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It should say something about the chapter, but not the plot. An example of this is that some books I have read have the chapter name be the POV of the character, since they switch a lot. Never have a chapter that will make a reader go back and wonder why it was named what is was. A chapter title should not be to deep. At the very most, it should introduce ...


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If the death is meaningful, keep it. It should have a reason for being there. If it impacts the hero's personality or starts a subplot, or if this is a murder mystery or something of the like, I would recommend you keep it. Also, the reason she died should become apparent very soon. Not to actual cause of her death, but why her death was important, and ...


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That's up to you. Whether you decide to advance the plot in each chapter or not is entirely your call. Your readers may disagree with your decision, but frankly that's their problem. Ultimately, what you write is yours. If your goal is to sell copies, then by all means appeal to the common denominator. If your goal is to convey meaning, not everybody is ...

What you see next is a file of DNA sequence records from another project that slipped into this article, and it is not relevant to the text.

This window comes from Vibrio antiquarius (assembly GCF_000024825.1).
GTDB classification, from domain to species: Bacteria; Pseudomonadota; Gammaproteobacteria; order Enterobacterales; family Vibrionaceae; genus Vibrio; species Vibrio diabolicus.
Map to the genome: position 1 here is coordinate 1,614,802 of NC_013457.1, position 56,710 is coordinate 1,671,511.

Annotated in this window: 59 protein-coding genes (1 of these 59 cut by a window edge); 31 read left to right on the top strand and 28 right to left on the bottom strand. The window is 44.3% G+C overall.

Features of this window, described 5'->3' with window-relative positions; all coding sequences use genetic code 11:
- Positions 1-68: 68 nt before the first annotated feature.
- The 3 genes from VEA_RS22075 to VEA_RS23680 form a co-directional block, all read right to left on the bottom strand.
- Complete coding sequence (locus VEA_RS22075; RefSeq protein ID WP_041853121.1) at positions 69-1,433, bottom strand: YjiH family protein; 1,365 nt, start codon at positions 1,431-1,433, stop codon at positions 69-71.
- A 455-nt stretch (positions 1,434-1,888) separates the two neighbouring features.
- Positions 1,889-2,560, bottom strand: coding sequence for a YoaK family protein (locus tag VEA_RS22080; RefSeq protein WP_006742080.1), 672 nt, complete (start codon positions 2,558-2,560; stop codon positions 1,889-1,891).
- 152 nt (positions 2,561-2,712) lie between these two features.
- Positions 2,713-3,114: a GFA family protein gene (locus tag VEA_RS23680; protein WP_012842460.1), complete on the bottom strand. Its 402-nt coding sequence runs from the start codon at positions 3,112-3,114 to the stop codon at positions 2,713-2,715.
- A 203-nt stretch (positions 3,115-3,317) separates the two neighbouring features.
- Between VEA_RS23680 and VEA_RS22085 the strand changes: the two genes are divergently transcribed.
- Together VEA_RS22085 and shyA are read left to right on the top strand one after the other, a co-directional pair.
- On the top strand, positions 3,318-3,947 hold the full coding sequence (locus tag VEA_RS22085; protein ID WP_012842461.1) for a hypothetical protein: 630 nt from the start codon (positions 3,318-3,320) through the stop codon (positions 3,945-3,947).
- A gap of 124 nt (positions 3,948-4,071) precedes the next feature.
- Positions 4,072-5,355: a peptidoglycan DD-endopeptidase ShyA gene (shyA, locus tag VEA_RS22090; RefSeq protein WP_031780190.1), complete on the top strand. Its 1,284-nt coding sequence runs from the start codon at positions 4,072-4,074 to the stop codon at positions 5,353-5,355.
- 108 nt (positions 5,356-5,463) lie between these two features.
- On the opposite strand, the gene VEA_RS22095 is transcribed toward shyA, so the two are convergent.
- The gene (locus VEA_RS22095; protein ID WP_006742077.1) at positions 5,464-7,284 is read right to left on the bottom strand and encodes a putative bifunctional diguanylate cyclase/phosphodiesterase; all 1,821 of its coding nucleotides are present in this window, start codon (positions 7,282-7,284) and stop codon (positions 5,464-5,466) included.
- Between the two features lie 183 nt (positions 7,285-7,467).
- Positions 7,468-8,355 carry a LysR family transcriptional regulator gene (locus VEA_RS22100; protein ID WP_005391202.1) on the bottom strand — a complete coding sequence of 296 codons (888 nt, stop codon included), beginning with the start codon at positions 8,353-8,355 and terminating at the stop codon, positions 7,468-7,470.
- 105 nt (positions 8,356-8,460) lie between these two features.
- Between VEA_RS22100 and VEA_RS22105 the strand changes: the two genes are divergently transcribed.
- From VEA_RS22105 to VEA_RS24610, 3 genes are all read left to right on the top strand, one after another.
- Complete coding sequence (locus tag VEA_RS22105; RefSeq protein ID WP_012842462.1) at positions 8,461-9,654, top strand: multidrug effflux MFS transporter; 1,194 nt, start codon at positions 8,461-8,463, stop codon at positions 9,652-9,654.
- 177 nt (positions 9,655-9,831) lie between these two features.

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KISS is always best. Think simple short names. In any culture there are names which are kind off international sounding and others which require proper pronunciation, use of silent letters, un-western letters, consonant clusters, over 3 syllables… For instance I would easily relate to Saad, Saami, Sabik, Sachin, Saje, Samouet, Sanjay, or Sahir… from ...


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In urban fantasy style fiction with multiple supernatural characters, is it understandable to the reader if race names of each group are a combination of stereotypical species names (such as 'vampire' or 'fairy') with made-up names or regular names that have been altered somehow? A quick example for the sake of my question could be spelling fairy as ...


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How about going with this♪? Possibly with the note raised as superscript. After an initial description it serves as a reminder to the reader.


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The bit "Yet enough of my potential readers are familiar enough with the area to spot made-up things. " leads to the conclusion that you should not do this. Unless you want to invest the necessary time researching and reading about this community, then, it seems a recipe for disaster. If you don't have any experience about something, you will always get ...